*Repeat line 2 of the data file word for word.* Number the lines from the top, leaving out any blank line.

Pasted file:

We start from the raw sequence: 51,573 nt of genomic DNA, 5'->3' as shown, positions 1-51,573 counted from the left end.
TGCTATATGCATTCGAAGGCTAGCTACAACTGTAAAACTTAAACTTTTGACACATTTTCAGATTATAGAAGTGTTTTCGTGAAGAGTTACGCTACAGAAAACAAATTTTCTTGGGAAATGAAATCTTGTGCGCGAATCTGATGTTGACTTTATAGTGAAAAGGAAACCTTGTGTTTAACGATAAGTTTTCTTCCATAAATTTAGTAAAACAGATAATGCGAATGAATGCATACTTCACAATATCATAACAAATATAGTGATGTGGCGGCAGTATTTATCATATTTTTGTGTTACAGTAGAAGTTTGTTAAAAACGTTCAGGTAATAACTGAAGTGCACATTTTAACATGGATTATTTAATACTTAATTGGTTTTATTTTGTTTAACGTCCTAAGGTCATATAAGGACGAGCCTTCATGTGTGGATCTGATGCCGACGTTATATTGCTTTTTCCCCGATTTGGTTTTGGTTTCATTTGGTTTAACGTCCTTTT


TGCTATATGCATTCGAAGGCTAGCTACAACTGTAAAACTTAAACTTTTGACACATTTTCAGATTATAGAAGTGTTTTCGTGAAGAGTTACGCTACAGAAAACAAATTTTCTTGGGAAATGAAATCTTGTGCGCGAATCTGATGTTGACTTTATAGTGAAAAGGAAACCTTGTGTTTAACGATAAGTTTTCTTCCATAAATTTAGTAAAACAGATAATGCGAATGAATGCATACTTCACAATATCATAACAAATATAGTGATGTGGCGGCAGTATTTATCATATTTTTGTGTTACAGTAGAAGTTTGTTAAAAACGTTCAGGTAATAACTGAAGTGCACATTTTAACATGGATTATTTAATACTTAATTGGTTTTATTTTGTTTAACGTCCTAAGGTCATATAAGGACGAGCCTTCATGTGTGGATCTGATGCCGACGTTATATTGCTTTTTCCCCGATTTGGTTTTGGTTTCATTTGGTTTAACGTCCTTTT